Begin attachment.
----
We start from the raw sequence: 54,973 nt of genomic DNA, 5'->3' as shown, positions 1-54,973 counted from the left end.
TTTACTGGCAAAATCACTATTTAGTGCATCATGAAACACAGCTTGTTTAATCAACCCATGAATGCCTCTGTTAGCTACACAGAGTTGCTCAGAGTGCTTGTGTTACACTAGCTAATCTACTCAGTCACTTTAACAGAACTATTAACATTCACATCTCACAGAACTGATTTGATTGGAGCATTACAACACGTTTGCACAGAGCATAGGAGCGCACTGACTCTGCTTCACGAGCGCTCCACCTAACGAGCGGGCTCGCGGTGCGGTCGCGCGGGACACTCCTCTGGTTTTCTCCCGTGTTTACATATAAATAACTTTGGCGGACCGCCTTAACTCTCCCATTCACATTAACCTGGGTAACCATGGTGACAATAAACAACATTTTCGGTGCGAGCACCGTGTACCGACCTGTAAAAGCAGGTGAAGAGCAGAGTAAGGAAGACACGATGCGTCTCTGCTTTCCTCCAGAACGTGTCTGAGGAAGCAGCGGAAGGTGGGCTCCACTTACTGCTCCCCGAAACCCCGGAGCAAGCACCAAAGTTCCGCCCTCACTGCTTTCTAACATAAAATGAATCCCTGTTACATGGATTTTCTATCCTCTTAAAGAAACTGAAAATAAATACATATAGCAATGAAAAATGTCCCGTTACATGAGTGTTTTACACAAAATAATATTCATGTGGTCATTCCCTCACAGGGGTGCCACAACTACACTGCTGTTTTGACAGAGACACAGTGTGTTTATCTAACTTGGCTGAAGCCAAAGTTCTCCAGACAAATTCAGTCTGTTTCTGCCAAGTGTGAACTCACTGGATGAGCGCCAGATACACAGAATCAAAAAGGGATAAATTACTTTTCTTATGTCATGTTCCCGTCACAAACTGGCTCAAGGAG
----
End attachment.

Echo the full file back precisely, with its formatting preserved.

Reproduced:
We start from the raw sequence: 54,973 nt of genomic DNA, 5'->3' as shown, positions 1-54,973 counted from the left end.
TTTACTGGCAAAATCACTATTTAGTGCATCATGAAACACAGCTTGTTTAATCAACCCATGAATGCCTCTGTTAGCTACACAGAGTTGCTCAGAGTGCTTGTGTTACACTAGCTAATCTACTCAGTCACTTTAACAGAACTATTAACATTCACATCTCACAGAACTGATTTGATTGGAGCATTACAACACGTTTGCACAGAGCATAGGAGCGCACTGACTCTGCTTCACGAGCGCTCCACCTAACGAGCGGGCTCGCGGTGCGGTCGCGCGGGACACTCCTCTGGTTTTCTCCCGTGTTTACATATAAATAACTTTGGCGGACCGCCTTAACTCTCCCATTCACATTAACCTGGGTAACCATGGTGACAATAAACAACATTTTCGGTGCGAGCACCGTGTACCGACCTGTAAAAGCAGGTGAAGAGCAGAGTAAGGAAGACACGATGCGTCTCTGCTTTCCTCCAGAACGTGTCTGAGGAAGCAGCGGAAGGTGGGCTCCACTTACTGCTCCCCGAAACCCCGGAGCAAGCACCAAAGTTCCGCCCTCACTGCTTTCTAACATAAAATGAATCCCTGTTACATGGATTTTCTATCCTCTTAAAGAAACTGAAAATAAATACATATAGCAATGAAAAATGTCCCGTTACATGAGTGTTTTACACAAAATAATATTCATGTGGTCATTCCCTCACAGGGGTGCCACAACTACACTGCTGTTTTGACAGAGACACAGTGTGTTTATCTAACTTGGCTGAAGCCAAAGTTCTCCAGACAAATTCAGTCTGTTTCTGCCAAGTGTGAACTCACTGGATGAGCGCCAGATACACAGAATCAAAAAGGGATAAATTACTTTTCTTATGTCATGTTCCCGTCACAAACTGGCTCAAGGAG